Adorable characters like Hello Kitty are used to sell everything in Japan, and fading towns have long used mascots to lure visitors and investment. Above, Sanomaru, a dog with a bowl of ramen on its head, represents the city of Sano.
But as their tax bases dwindle along with their populations, communities are increasingly questioning whether the whimsy is worth the expense.
Here’s what else is happening
Call for Barr to resign: More than 1,100 former federal prosecutors and Justice Department officials urged Attorney General William Barr to step down after he intervened in a criminal case involving Roger Stone, a longtime friend of President Trump.
Rising waters in Mississippi: Officials warned that the worst was still to come after heavy rains swamped a reservoir and pushed the Pearl River over its banks.
Perspective: It’s Presidents’ Day in the U.S. In a piece for our Opinion section, a historian says there are new ways to look at “our founding-est founding father,” George Washington.
Snapshot: Above, President Trump took a lap around the track at the Daytona 500 on Sunday, kicking off the NASCAR season and a race for Florida’s votes.
Stephen Miller’s wedding: The senior White House adviser married Katie Waldman, the press secretary to Vice President Mike Pence, on Sunday at the Trump International Hotel in Washington.
Metropolitan Diary: In this week’s column, stargazing in Fort Tryon Park, leading a tour group and more reader tales of New York City.
What we’re reading: This essay by Paraic O’Donnell in The Irish Times. Steven Erlanger, our chief diplomatic correspondent in Europe, calls it a “moving, sometimes angry contemplation of a life slowly destroyed by M.S.”
Now, a break from the news
Go: A show at the Museum of Modern Art in New York confirms Dorothea Lange’s place in the pantheon of American photographers, our critic writes.
Smarter Living: We have guidance on how to be a supportive partner during pregnancy and beyond.
And now for the Back Story on …
Russia’s radio reach
Last week we reported that Radio Sputnik, a propaganda arm of the Russian government, is broadcasting on three Kansas City-area radio stations. It focuses on sowing doubt about Western governments and institutions.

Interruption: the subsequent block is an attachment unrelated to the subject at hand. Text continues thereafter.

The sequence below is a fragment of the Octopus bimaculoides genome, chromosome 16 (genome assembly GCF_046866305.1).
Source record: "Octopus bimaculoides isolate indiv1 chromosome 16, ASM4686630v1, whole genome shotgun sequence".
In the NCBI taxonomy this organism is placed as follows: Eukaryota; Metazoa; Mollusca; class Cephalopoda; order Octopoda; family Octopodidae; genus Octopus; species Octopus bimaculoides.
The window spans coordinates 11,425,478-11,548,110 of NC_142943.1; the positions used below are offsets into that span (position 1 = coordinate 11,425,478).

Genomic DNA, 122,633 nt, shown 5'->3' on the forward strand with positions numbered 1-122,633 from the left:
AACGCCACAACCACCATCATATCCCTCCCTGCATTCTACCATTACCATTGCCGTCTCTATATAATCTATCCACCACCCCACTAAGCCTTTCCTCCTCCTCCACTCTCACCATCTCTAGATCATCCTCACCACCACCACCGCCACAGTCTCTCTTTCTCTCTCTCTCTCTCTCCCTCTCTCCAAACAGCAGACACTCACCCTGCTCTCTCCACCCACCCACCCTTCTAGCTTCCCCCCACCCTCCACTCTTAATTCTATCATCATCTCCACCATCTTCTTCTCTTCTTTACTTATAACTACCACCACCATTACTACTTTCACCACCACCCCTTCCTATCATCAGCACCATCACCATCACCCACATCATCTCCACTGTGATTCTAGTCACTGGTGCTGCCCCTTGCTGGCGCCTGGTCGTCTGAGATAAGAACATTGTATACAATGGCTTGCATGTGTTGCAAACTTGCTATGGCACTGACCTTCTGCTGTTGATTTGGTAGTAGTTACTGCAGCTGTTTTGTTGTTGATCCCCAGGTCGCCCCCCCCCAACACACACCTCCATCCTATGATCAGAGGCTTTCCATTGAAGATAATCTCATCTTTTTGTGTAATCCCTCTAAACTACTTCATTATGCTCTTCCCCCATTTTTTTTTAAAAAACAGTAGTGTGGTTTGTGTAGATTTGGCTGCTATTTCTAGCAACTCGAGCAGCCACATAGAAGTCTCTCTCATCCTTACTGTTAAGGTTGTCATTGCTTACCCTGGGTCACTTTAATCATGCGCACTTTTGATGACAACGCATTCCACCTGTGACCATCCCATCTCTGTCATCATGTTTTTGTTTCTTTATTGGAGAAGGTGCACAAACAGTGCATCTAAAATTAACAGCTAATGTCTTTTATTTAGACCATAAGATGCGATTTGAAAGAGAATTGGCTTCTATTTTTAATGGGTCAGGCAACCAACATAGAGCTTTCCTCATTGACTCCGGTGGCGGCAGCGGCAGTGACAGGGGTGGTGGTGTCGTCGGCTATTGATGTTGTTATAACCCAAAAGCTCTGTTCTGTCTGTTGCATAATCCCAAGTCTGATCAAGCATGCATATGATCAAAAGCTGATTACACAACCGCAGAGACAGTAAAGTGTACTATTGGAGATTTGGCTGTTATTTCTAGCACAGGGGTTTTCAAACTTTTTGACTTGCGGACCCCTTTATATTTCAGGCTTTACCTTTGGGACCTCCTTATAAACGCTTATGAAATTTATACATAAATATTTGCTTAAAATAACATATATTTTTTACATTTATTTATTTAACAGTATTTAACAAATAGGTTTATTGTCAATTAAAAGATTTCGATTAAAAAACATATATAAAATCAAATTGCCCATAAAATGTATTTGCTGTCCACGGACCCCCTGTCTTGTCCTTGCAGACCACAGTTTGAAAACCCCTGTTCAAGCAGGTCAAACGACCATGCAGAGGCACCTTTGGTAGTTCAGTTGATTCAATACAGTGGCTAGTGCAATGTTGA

Neil MacFarquhar, our national correspondent who wrote the article, was previously The Times’s bureau chief in Moscow. The following conversation with him has been condensed and edited for clarity.
You wrote that one Sputnik station shares a frequency with a smaller jazz station in Kansas City. What’s it like to be listening to Charlie Parker one minute and propaganda the next?
You get roughly, “This is Radio Sputnik, broadcasting live from Washington, D.C., the capital of the divided states of America.”
The station that has the Sputnik frequency is fairly strong, while the station broadcasting jazz is relatively weak. If you’re by the more powerful transmitter, you get Radio Sputnik.
Is this kind of propaganda relatively unprecedented in U.S.-Russian relations?
It depends on your interpretation of “propaganda.” There have previously been radio broadcasts of foreign owned and financed radio stations into the United States.
But part of the change is the more sour mood between the two capitals. Under Vladimir Putin, there has been a much more concerted effort to undermine Western institutions.
The Facebook campaigns focused on the 2016 election and other things we’ve heard about were direct attempts to influence specific groups of people, so it was more manipulative. This is much more subtle.
It’s not old-school propaganda. It’s American hosts — before they got to Sputnik, they were fairly down on the United States from the left or right — trying to paint the U.S. as damaged goods.
Is it jarring compared to other radio stations on the dial?
It’s talk radio, so they’re riffing off headlines about impeachment, Kobe Bryant, coronavirus, that kind of thing. The bureau chief in Washington says they’d like to have a station in New York, but the cost is bigger than their budget allows.
That’s it for this briefing. See you next time.
Mark Josephson and Eleanor Stanford provided the break from the news. You can reach the team at email@example.com.
• “The Daily” is off today for the Presidents’ Day holiday. There will be a new episode tomorrow.
• Here’s today’s Mini Crossword, and a clue: Part of a navy (four letters). You can find all our puzzles here.
• A. G. Sulzberger, the Times’s publisher, recently received an award from the New England First Amendment Coalition. Read his remarks.